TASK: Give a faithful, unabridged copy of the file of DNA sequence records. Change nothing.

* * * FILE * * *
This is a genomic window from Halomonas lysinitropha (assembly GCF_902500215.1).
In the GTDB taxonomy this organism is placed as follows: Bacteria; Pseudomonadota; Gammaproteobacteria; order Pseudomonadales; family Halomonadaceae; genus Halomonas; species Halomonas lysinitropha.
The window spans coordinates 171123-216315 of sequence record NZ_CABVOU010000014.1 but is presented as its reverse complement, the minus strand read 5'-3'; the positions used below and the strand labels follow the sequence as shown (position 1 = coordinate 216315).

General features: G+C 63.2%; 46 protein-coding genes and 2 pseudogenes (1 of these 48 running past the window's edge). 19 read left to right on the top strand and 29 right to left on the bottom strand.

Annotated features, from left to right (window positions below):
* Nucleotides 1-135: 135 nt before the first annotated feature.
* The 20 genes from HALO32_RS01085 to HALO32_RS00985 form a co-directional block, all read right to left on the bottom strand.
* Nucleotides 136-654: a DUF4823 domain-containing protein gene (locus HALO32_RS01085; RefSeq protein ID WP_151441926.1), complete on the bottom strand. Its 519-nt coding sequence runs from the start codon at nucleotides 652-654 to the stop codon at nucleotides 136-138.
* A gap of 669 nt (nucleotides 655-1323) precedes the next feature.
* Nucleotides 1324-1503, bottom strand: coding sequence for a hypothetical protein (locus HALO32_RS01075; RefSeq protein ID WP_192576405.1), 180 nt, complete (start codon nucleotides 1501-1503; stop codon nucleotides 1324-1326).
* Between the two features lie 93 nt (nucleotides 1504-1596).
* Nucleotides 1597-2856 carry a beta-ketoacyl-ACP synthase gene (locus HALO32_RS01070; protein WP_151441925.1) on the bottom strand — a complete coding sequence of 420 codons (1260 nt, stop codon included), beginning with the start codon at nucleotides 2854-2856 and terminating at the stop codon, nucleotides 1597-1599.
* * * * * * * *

This is a genomic window from Halomonas lysinitropha (assembly GCF_902500215.1).
In the GTDB taxonomy this organism is placed as follows: Bacteria; Pseudomonadota; Gammaproteobacteria; order Pseudomonadales; family Halomonadaceae; genus Halomonas; species Halomonas lysinitropha.
The window spans coordinates 171123-216315 of sequence record NZ_CABVOU010000014.1 but is presented as its reverse complement, the minus strand read 5'-3'; the positions used below and the strand labels follow the sequence as shown (position 1 = coordinate 216315).

General features: G+C 63.2%; 46 protein-coding genes and 2 pseudogenes (1 of these 48 running past the window's edge). 19 read left to right on the top strand and 29 right to left on the bottom strand.

Annotated features, from left to right (window positions below):
* Nucleotides 1-135: 135 nt before the first annotated feature.
* The 20 genes from HALO32_RS01085 to HALO32_RS00985 form a co-directional block, all read right to left on the bottom strand.
* Nucleotides 136-654: a DUF4823 domain-containing protein gene (locus HALO32_RS01085; RefSeq protein ID WP_151441926.1), complete on the bottom strand. Its 519-nt coding sequence runs from the start codon at nucleotides 652-654 to the stop codon at nucleotides 136-138.
* A gap of 669 nt (nucleotides 655-1323) precedes the next feature.
* Nucleotides 1324-1503, bottom strand: coding sequence for a hypothetical protein (locus HALO32_RS01075; RefSeq protein ID WP_192576405.1), 180 nt, complete (start codon nucleotides 1501-1503; stop codon nucleotides 1324-1326).
* Between the two features lie 93 nt (nucleotides 1504-1596).
* Nucleotides 1597-2856 carry a beta-ketoacyl-ACP synthase gene (locus HALO32_RS01070; protein WP_151441925.1) on the bottom strand — a complete coding sequence of 420 codons (1260 nt, stop codon included), beginning with the start codon at nucleotides 2854-2856 and terminating at the stop codon, nucleotides 1597-1599.